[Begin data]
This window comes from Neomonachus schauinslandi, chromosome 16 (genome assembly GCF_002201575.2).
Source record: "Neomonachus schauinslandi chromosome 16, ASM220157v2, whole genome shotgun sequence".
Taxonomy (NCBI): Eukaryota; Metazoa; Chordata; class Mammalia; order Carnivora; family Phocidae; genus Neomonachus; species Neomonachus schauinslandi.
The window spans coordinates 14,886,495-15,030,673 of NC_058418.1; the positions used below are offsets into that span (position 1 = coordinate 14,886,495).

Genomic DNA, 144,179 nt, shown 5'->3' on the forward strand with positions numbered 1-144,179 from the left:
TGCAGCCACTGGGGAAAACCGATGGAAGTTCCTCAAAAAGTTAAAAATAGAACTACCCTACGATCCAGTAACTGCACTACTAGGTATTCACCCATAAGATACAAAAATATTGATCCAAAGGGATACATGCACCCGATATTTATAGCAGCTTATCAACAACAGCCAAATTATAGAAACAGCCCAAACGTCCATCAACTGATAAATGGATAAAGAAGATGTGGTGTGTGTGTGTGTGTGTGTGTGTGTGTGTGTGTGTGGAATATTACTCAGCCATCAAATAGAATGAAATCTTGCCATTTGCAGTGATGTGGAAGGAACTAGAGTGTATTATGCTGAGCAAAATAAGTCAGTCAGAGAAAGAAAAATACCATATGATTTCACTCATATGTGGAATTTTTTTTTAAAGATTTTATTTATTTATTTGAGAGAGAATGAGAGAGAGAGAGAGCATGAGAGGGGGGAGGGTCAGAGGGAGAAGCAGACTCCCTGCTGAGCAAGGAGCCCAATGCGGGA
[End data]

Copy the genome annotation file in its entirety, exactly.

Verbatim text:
This window comes from Neomonachus schauinslandi, chromosome 16 (genome assembly GCF_002201575.2).
Source record: "Neomonachus schauinslandi chromosome 16, ASM220157v2, whole genome shotgun sequence".
Taxonomy (NCBI): Eukaryota; Metazoa; Chordata; class Mammalia; order Carnivora; family Phocidae; genus Neomonachus; species Neomonachus schauinslandi.
The window spans coordinates 14,886,495-15,030,673 of NC_058418.1; the positions used below are offsets into that span (position 1 = coordinate 14,886,495).

Genomic DNA, 144,179 nt, shown 5'->3' on the forward strand with positions numbered 1-144,179 from the left:
TGCAGCCACTGGGGAAAACCGATGGAAGTTCCTCAAAAAGTTAAAAATAGAACTACCCTACGATCCAGTAACTGCACTACTAGGTATTCACCCATAAGATACAAAAATATTGATCCAAAGGGATACATGCACCCGATATTTATAGCAGCTTATCAACAACAGCCAAATTATAGAAACAGCCCAAACGTCCATCAACTGATAAATGGATAAAGAAGATGTGGTGTGTGTGTGTGTGTGTGTGTGTGTGTGTGTGTGTGGAATATTACTCAGCCATCAAATAGAATGAAATCTTGCCATTTGCAGTGATGTGGAAGGAACTAGAGTGTATTATGCTGAGCAAAATAAGTCAGTCAGAGAAAGAAAAATACCATATGATTTCACTCATATGTGGAATTTTTTTTTAAAGATTTTATTTATTTATTTGAGAGAGAATGAGAGAGAGAGAGAGCATGAGAGGGGGGAGGGTCAGAGGGAGAAGCAGACTCCCTGCTGAGCAAGGAGCCCAATGCGGGA